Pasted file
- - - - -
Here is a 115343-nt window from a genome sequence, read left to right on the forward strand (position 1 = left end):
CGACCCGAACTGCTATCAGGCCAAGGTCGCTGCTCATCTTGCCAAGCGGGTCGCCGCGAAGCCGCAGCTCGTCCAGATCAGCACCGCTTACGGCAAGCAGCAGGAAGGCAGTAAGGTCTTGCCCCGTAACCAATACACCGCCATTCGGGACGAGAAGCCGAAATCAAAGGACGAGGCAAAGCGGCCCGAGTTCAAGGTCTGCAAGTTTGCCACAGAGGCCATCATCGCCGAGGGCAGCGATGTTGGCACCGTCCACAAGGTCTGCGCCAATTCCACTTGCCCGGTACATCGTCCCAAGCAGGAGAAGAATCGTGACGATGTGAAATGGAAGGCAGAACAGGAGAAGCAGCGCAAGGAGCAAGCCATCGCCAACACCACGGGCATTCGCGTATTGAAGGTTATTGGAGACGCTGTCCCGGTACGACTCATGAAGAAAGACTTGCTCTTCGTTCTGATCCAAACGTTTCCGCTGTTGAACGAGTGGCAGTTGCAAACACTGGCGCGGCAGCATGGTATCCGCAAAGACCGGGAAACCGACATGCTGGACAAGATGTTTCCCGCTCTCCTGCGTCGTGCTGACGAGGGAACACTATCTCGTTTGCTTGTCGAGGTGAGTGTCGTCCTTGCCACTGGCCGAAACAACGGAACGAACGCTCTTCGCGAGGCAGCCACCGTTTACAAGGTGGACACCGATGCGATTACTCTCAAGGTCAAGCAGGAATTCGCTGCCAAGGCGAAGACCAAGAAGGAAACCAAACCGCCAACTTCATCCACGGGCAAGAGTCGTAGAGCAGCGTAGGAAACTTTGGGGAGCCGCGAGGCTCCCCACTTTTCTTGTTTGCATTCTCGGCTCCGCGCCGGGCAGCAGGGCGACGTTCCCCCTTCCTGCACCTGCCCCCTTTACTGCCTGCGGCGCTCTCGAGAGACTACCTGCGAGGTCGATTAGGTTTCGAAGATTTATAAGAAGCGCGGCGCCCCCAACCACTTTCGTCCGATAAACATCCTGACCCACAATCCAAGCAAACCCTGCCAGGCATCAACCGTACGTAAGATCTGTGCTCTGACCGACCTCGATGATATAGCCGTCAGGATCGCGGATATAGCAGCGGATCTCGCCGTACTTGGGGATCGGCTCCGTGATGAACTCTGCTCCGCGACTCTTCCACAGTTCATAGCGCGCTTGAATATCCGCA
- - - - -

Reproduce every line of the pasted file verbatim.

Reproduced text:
Here is a 115343-nt window from a genome sequence, read left to right on the forward strand (position 1 = left end):
CGACCCGAACTGCTATCAGGCCAAGGTCGCTGCTCATCTTGCCAAGCGGGTCGCCGCGAAGCCGCAGCTCGTCCAGATCAGCACCGCTTACGGCAAGCAGCAGGAAGGCAGTAAGGTCTTGCCCCGTAACCAATACACCGCCATTCGGGACGAGAAGCCGAAATCAAAGGACGAGGCAAAGCGGCCCGAGTTCAAGGTCTGCAAGTTTGCCACAGAGGCCATCATCGCCGAGGGCAGCGATGTTGGCACCGTCCACAAGGTCTGCGCCAATTCCACTTGCCCGGTACATCGTCCCAAGCAGGAGAAGAATCGTGACGATGTGAAATGGAAGGCAGAACAGGAGAAGCAGCGCAAGGAGCAAGCCATCGCCAACACCACGGGCATTCGCGTATTGAAGGTTATTGGAGACGCTGTCCCGGTACGACTCATGAAGAAAGACTTGCTCTTCGTTCTGATCCAAACGTTTCCGCTGTTGAACGAGTGGCAGTTGCAAACACTGGCGCGGCAGCATGGTATCCGCAAAGACCGGGAAACCGACATGCTGGACAAGATGTTTCCCGCTCTCCTGCGTCGTGCTGACGAGGGAACACTATCTCGTTTGCTTGTCGAGGTGAGTGTCGTCCTTGCCACTGGCCGAAACAACGGAACGAACGCTCTTCGCGAGGCAGCCACCGTTTACAAGGTGGACACCGATGCGATTACTCTCAAGGTCAAGCAGGAATTCGCTGCCAAGGCGAAGACCAAGAAGGAAACCAAACCGCCAACTTCATCCACGGGCAAGAGTCGTAGAGCAGCGTAGGAAACTTTGGGGAGCCGCGAGGCTCCCCACTTTTCTTGTTTGCATTCTCGGCTCCGCGCCGGGCAGCAGGGCGACGTTCCCCCTTCCTGCACCTGCCCCCTTTACTGCCTGCGGCGCTCTCGAGAGACTACCTGCGAGGTCGATTAGGTTTCGAAGATTTATAAGAAGCGCGGCGCCCCCAACCACTTTCGTCCGATAAACATCCTGACCCACAATCCAAGCAAACCCTGCCAGGCATCAACCGTACGTAAGATCTGTGCTCTGACCGACCTCGATGATATAGCCGTCAGGATCGCGGATATAGCAGCGGATCTCGCCGTACTTGGGGATCGGCTCCGTGATGAACTCTGCTCCGCGACTCTTCCACAGTTCATAGCGCGCTTGAATATCCGCA